August 2023 marks the 50th anniversary of hip-hop, which began humbly in The Bronx in 1973. It's never too early to get that particular party started, and boy, the Recording Academy wasted no time at all. On Sunday night (February 5) at the Grammys, with help from some of the genre's absolute heavyweights of the past half-century, the stage at the Crypto.com Arena in Los Angeles was transformed into 1520 Sedgwick Avenue, the venue where hip-hop was born.
In a decades-spanning medley of rap tunes that have defined generations, dozens of artists — from early architects like DJ Grandmaster Flash to later commercial behemoths like LL Cool J to boundary-pushing visionaries Public Enemy, Busta Rhymes, and Missy Elliott — hip-hop got an early birthday celebration. It was awesome.
Before the medley, LL Cool J introduced a brand-new honor, the Dr. Dre Global Impact Award, presented in collaboration with the Recording Academy and the Black Music Collective. Its inaugural winner was its namesake: Dr. Dre, who shouted out 2023 as the 50th anniversary of hip-hop in his acceptance speech and traced his own path in the genre.
Dre himself didn't rap during the tribute. Instead, LL kicked it to The Roots's Black Thought, who was backed up by his group (most notably by co-curator of this performance, Questlove, on drums as always). Black Thought began with a history lesson outside none other than 1520 Sedgwick Avenue. But given the blink-and-you-miss-it pacing of the performance, the action quickly moved to Grandmaster Flash and the Furious Five's "The Message" — one of the most famous, iconic, and impactful hip-hop tracks of all time — and then to Hollis, Queens for Run-DMC, back in their trademark Adidas. (DMC even sported a Beastie Boys shirt.) LL, naturally, rocked a Kangol hat and carried a boombox.
The revue moved to fellow early pioneers Salt-N-Pepa next and then to Rakim before an unexpected Public Enemy reunion, featuring both Chuck D and Flavor Flav. And Flav, bedecked in his massive clock chain, actually rapped! It felt very novel to see in the year 2023! Heartwarming stuff.
After some flowers and light psychedelia for De La Soul's Posdnuos, the action moved into more aggressive terrain with an appearance from Ice T, proving without a shred of doubt that he's not just an iconic tweeter and long-running TV cop, but an iconic MC in his own right. He had his moment! And Queen Latifah had hers as well, done up in a glittery outfit with her hair so high it might as well as touched heaven. "U.N.I.T.Y." was the song, and unified was the moment. After a nice little transition into Wu-Tang Clan's "Method Man" — featuring a very proud Method Man — Big Boi came out to a few censored words, which was bound to happen. Pharrell in bejeweled glasses loved to see it. You, presumably, also loved to see it, as well as loved to see Questlove behind the kit for this whole enterprise.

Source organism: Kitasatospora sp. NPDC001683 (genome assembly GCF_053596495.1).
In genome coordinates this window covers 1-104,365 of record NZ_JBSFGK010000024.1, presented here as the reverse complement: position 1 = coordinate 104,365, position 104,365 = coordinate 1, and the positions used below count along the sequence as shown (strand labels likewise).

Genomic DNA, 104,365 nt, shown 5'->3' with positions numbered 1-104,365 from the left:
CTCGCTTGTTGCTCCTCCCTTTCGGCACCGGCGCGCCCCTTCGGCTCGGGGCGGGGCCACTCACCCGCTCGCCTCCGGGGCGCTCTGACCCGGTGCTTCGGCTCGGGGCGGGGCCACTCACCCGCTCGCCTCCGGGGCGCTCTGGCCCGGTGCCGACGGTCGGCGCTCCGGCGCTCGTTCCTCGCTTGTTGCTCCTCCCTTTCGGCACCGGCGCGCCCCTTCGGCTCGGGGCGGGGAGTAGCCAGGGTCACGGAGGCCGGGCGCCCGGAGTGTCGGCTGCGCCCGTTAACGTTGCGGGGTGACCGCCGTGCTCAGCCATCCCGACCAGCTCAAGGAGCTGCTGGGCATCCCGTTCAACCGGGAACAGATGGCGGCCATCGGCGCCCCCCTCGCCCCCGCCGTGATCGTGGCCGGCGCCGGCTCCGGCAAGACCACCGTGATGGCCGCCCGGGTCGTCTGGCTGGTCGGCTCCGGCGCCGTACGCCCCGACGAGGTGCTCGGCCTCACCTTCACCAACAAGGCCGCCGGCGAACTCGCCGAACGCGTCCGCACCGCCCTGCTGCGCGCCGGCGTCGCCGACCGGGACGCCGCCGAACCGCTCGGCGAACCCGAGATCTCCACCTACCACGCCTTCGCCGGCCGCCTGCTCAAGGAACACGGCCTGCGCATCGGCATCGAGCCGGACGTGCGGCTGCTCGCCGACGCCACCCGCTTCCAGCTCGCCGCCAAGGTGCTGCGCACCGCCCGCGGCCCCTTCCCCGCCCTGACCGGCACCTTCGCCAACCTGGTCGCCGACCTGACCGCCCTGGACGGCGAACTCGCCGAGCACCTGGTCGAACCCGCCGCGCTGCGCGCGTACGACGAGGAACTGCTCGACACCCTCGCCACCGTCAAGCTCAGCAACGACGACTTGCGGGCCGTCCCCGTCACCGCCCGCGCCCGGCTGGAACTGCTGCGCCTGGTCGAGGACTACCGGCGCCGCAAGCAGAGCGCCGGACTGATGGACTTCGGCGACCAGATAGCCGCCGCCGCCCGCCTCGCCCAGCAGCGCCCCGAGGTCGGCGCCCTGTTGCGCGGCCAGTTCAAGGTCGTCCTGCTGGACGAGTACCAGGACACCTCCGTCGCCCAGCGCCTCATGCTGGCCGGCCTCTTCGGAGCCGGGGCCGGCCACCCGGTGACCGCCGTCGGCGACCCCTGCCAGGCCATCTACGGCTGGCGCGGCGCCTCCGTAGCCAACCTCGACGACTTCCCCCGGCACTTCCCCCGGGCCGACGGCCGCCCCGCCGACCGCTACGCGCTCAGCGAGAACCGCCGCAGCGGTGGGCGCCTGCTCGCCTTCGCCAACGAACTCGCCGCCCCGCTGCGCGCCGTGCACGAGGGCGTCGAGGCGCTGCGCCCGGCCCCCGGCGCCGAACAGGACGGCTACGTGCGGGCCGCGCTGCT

One of the coolest parts of this entire spectacle, by the way, was how the loose chronology followed made each big moment feel perfectly celebrated without being exactly expected. When Busta Rhymes broke onto the stage with Spliff Star, it felt like 2001 all over again. "You think I came to play with y'all?" he inquired, and folks, he didn't! There was plenty of room to fast-forward to 2011 so Busta could deliver the breakneck verse that will be in the first line of his obit: "Look at Me Now" (a.k.a. the fast rap one). But even such a sweat-inducing display of hip-hop prowess was just a primer for for another great arrival: Missy Elliott, who made the stage her own private Video Vanguard moment again thanks to dancers and space suits and looking like the future, as always, even performing a tune from the past.
Once Queen Latifah personified the genre ("Hip-hop will live everywhere!"), it felt appropriate to take that genre right back into the club. And Nelly was just the man to do it, thanks to "Hot in Herre." And The Lox waved a Ruff Ryders flag. And Lil Baby appeared iced out in blue and with a voice frosted with Auto-Tune, bridging the gap between then and now.
But man, I tell you: GloRilla! How could you have a tribute to hip-hop without the song that, more than any other, made me personally lose me voice in 2022 from yelling it in the car? She appeared for none other than "F.N.F. (Let's Go)," her breakout viral hit that has since taken her on a rocket-ship ride. What a cool moment! Especially since it was immediately followed by this instantly meme-worthy appearance from Lil Uzi Vert. Jay-Z, in the front row tables below the stage, truly had the time of his life seeing this whole thing unfold.
There was more, and in the coming days, there will be plenty of content analyzing each performer specifically, their moment, who was left out, who didn't get their shine, who totally stole their moment, and the like. But right now, let's exhale. What a ride that was.
Earlier in the night, Kendrick Lamar took home the Grammy for Best Rap Album for his 2022 double LP, Mr. Morale & The Big Steppers, and he made sure to nod to the storied history of hip-hop in his acceptance speech. "Going back and thinking about where I started with rap and how far it's came, I would like to thank the culture for allowing me to evolve," he said.
In another 50 years, Kendrick will be 85. For context, Smokey Robinson — who performed earlier at the show tonight — is 82. It could happen, man. Hip-hop centennials only come around once every 100 years.
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